Pulling the book carefully off the podium (it was surprisingly well preserved for 10 millennia old, but one can never be too gentle with books), I sat at another nearby desk and began to read…and as I read, my eyes grew wider, and wider…

~~~

By the time I returned to the Shining Palace (the trip home being much easier than the trip out, thanks to a Travel Fae), the Ethkenni armies had arrived, and were massed on the northern edge of the Land. They had vast camps, many more soldiers than we had, and it already looked bleak. Our armies were mobilized, and they had been waiting anxiously for the signal to proceed. Had I taken any longer to return, they would have attacked without the knowledge I held.

I used the Travel Fae to race to the front lines, placed myself between the two armies and yelled as loud as I could at the the massed Ethkenni. As one they gave a roar back, and turned away from the battlefield.

~~~

Standing in the Hall of the High Council, before the gathered Royals and their Generals, I was privileged to see every single one of them sporting an expression not normally seen on a single person of high breeding, let alone a dozen or so of them. Utter and complete jaw-dropping disbelief.

Queen Maiella of Kendst was the first to recover enough to speak. “That… THAT is what the Great Ones did to stop the most devastating War the Land has ever seen?”

I nodded solemnly; although I deeply, deeply wanted to laugh at their incredulity, knowing that I’d gone through the same range of expressions and emotions while I’d been reading.

King Fredek spoke up. “And the entirety of the War, all the destruction, could have been prevented if they’d done this first?”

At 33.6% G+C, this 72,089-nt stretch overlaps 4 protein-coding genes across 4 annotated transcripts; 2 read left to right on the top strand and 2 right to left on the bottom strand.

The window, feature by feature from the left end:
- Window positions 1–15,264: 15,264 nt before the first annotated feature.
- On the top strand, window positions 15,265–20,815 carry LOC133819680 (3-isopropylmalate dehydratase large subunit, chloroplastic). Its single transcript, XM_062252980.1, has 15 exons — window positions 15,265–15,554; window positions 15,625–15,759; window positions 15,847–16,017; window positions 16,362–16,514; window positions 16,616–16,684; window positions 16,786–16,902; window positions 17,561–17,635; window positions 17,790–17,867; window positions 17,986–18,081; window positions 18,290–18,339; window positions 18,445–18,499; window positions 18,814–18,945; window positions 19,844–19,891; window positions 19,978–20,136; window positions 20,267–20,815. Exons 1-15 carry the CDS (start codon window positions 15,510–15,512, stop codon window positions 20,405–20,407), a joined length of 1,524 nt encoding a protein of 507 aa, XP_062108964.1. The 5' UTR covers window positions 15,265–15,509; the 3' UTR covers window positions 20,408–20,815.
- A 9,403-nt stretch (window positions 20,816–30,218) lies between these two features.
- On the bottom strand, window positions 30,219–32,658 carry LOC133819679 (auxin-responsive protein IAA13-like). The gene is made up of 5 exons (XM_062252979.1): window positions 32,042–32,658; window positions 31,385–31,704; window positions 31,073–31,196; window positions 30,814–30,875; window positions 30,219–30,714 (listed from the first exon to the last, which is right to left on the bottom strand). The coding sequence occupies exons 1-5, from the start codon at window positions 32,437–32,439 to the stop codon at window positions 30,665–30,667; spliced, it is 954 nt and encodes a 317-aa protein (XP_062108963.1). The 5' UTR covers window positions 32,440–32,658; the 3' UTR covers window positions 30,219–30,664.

I nodded again, just letting them process what I’d told them- that I’d stood before the massed alien army in all its deadly splendor and yelled, essentially, “Time Out!”

Head Archivist Theand, ancient as some trees, began to chuckle under his breath, and then to guffaw, his whole body shaking until he was almost sliding off his chair. Some of the Council glared at him for this breach of decorum. I was just glad it was him and not me.

“Explain it to us again, slowly.” Queen Gedda bade me.

“You see, honored Council, when the Ethkenni appeared on this world, fully armed for battle, our ancestors responded in kind, gathering up their armies, and making a pre-emptive strike on the alien forces. What no one realized at the time was that their species sees combat as a ritualized physical event -a Great Game- that can happen at any time. Because of this, the Ethkenni always dress like they are ready for battle. When we attacked, we basically said “Game on!” to them, and they took our actions as the opening play. When we kept throwing armies at them, they kept ‘playing’; not understanding why we kept going, even though we were losing.”